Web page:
A further major grievance of Osama bin Laden had to do with the corrupt and secular governments ruling over most Muslim countries. Governments of countries like Egypt, Jordan, Saudi Arabia and Iraq were seen as unelected, oppressive, pandering to the West and soft on Islam. It is not surprising that bin Laden, himself a Saudi, was no longer welcome in Saudi Arabia, he was a greater threat to the sheiks of Saudi Arabia than he was to the United States. He believed that secular Arab leaders are mere tools of the West, using the power of the West to cement their own personal position at the expense of the Muslim masses. While the United States did not set up these governments directly, in the minds of the jihadists they would not stand without American support.
In a real sense islamists like bin Laden see the secular corruption of the Middle East as the primary enemy. Afghanistan proved that the great powers could not stand against the faithful, if the faithful were resolute and patient. Over time the political powers behind Christianity, Judaism, Hinudism and Communism could be dealt with as needed. For Muslim fundamentalists what really holds Islam back is the corruption and inefficiency in the political and economic realm of the Middle East. It is the corruption of the secular governments that allows the West to exploit islamic weakness. It is against these that the decisive battle must be fought. A strategy needed to be developed in order to destroy the corrupt systems of the Middle East which were keeping Islam from taking its rightful place in today’s world. As long as these systems remained in place, Islam would be politically and economically impotent in the larger world.
4) Betrayal in Afghanistan
While the first three grievances are real, they are of long standing and by themselves would not have created the jihadist movement. As we have seen, there were two trigger points around the year 1990 that lit the fuse of Osama bin Laden’s anger. The first of these was the American betrayal in Afghanistan. When the Russians left Afghanistan in 1989, the Americans immediately lost interest. Bin Laden and his mujahedin were abandoned to their own devices. Afghanistan disintegrated into a multitude of factions. Bin Laden felt abandoned and betrayed. The stage was set.
5) Western militaries in Saudi Arabia
The final trigger point, as we have seen, was the physical presence of the American military in Saudi Arabia during and after the Gulf War. This has been perhaps the crucial issue for bin Laden. In the 1980s he was not hostile to America, in spite of the Israeli-Palestinian situation. There is even evidence he may have been on the CIA payroll for a time. While bin Laden also opposed the aggression of Saddam Hussein in Kuwait, he was distressed and then infuriated by the decision of the Saudi government to invite the Americans and other Westerners to Aoccupy@ the holy land. The alcoholism, materialism, immorality and relative nudity exhibited by Western troops in Saudi Arabia seemed sacrilegious to even moderate Muslims. To bin Laden it bordered on blasphemy.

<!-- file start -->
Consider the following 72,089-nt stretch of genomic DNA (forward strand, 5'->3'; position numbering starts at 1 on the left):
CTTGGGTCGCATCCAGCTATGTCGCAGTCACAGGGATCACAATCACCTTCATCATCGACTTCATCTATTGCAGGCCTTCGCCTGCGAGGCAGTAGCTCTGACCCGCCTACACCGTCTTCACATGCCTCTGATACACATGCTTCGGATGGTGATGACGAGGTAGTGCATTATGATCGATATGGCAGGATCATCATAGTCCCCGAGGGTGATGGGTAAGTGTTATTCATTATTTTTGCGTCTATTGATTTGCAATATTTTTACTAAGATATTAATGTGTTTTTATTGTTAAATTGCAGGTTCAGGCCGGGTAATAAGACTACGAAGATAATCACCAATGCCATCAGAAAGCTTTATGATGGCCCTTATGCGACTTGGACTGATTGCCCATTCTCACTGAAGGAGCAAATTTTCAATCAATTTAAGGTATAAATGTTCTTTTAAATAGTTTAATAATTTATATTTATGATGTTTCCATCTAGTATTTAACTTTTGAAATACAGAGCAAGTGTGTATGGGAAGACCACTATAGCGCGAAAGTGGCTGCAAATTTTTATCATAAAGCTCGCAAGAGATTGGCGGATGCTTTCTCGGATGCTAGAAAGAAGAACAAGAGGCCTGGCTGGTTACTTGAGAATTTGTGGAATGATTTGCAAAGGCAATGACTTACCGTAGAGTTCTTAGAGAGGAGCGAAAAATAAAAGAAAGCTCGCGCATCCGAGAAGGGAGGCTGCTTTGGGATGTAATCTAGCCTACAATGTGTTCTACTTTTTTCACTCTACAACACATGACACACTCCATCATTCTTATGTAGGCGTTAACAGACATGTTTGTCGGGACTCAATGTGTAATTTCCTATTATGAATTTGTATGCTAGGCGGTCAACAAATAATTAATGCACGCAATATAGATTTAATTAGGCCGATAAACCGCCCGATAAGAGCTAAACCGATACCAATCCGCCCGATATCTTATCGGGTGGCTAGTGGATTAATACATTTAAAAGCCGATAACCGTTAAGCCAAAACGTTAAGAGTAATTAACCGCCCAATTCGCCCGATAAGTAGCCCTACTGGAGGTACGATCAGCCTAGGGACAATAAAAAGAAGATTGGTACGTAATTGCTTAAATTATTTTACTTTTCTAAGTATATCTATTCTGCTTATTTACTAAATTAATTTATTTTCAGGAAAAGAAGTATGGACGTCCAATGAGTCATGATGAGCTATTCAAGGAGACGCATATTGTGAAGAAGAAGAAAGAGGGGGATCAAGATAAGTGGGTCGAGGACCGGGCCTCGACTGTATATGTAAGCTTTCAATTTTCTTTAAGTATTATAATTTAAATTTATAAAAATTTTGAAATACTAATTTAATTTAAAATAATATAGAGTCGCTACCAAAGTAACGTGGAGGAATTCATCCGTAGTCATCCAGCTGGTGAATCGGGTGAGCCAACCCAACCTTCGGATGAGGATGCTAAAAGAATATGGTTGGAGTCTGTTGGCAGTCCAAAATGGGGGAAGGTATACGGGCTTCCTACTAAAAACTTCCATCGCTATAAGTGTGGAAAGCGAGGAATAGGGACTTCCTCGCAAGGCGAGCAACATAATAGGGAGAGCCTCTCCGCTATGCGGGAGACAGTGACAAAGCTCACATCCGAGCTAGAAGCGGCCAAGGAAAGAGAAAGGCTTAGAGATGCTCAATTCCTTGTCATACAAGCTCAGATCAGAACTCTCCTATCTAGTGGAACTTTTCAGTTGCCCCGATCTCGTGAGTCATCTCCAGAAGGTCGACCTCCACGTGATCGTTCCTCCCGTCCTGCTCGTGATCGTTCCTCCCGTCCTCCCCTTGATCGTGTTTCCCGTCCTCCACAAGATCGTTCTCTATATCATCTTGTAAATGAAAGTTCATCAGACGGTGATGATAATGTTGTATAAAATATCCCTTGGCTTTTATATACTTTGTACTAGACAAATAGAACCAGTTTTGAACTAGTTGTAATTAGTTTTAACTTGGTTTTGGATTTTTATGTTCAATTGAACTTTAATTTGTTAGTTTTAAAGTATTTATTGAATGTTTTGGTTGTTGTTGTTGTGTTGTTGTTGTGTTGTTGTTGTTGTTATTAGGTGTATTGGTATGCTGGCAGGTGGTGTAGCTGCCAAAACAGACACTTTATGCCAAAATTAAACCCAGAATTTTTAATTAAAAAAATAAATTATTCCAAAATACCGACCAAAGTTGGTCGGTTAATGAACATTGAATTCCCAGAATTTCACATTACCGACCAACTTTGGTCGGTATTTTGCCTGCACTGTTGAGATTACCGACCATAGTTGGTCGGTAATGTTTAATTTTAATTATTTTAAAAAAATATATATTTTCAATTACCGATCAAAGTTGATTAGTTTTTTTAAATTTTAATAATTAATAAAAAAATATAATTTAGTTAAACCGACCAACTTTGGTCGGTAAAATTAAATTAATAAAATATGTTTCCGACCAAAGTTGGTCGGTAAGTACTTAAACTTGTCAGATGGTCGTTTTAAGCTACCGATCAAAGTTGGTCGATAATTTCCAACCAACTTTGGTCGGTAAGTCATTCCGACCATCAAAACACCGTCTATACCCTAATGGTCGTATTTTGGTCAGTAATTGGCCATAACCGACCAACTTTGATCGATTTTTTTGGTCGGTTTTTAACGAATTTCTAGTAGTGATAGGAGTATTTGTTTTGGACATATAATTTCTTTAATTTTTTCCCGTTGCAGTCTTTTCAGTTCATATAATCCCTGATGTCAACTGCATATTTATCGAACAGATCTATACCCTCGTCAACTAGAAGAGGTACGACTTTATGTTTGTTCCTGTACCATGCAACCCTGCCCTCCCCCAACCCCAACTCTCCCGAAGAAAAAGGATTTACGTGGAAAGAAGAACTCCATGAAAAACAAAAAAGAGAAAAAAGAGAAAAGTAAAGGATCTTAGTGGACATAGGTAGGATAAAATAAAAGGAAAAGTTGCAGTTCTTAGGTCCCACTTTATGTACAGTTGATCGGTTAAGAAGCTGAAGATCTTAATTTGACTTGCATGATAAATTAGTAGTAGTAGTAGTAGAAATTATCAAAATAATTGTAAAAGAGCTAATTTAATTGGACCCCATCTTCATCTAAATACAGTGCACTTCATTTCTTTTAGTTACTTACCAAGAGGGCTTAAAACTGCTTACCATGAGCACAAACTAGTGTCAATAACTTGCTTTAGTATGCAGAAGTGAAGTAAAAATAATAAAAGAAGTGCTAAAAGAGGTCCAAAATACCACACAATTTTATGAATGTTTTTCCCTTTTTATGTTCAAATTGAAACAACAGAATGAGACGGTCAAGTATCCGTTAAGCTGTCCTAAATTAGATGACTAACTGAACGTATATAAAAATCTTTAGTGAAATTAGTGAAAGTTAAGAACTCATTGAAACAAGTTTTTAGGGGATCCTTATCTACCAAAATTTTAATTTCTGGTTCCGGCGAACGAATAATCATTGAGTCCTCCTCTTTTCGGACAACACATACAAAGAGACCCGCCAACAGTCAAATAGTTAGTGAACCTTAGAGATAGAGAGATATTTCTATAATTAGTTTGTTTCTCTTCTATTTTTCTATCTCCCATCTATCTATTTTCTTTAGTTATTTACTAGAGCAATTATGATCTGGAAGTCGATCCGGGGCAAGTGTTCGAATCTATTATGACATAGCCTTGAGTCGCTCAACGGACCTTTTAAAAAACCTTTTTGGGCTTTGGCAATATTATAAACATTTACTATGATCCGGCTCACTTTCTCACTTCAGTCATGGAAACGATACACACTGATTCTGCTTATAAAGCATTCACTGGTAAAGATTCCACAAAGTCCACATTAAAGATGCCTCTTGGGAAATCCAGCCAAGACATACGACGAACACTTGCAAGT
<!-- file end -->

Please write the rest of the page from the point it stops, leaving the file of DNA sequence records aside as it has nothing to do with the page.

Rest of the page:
For Osama bin Laden the crucial question became how to restore Islam to a dominant place in the world again. Could diplomacy accomplish that? Experience told bin Laden that diplomacy would not work. The West had been Anegotiating@ with the Middle East for more than a century, and what was the result? The establishment of Israel, for one. Another result was the colonial powers dividing the Middle East into artificial nations with no consideration of tribal territories and local interests. Meanwhile the West grew richer and more powerful and the Muslim world became increasingly irrelevant.
Should the Muslim world stand up and fight in military terms then? In its present state of weakness that would be foolish. Anyone unconvinced by the dominance of the Israeli attacks in 1967 and 1982 (in Lebanon) should have no further doubts after the Gulf War and the recent conflicts in Afghanistan and Iraq. In an age of information technology both the American and Israeli military are overwhelming and incontestable. Any form of direct, frontal assault would be the equivalent of pointless suicide. One would lose thousands of soldiers in exchange for a mere handful of casualties on the stronger side. No one could pursue warfare for long on those terms. So for bin Laden, there was only one alternative to helplessness, and that was what the West calls terrorism.
In the minds of jihadist leaders, “terrorism” is nothing more than a negotiating tool. It is a way the weaker party in a disagreement is able to project a sense of power greater than its numbers or its military prowess would otherwise allow. The actual physical damage of terror attacks is not significant in political or economic terms. What is significant is the psychological effect, it is far greater than the sum total of the physical damage or loss of life. Terrorism puts those who practice it on the political map. It allows the weaker party to go on the offensive. It puts powerful nations on the defensive. There are so many potential targets and it is so costly to defend them all that the jihadist entity can always find a soft spot somewhere. “If you’re throwing enough darts at a board, eventually you’re going to get something through,” said a Pentagon strategist. “That’s the way al Qaeda looks at it.” The secrecy and seclusion of the jihadist makes the attacks very difficult to anticipate and defend against.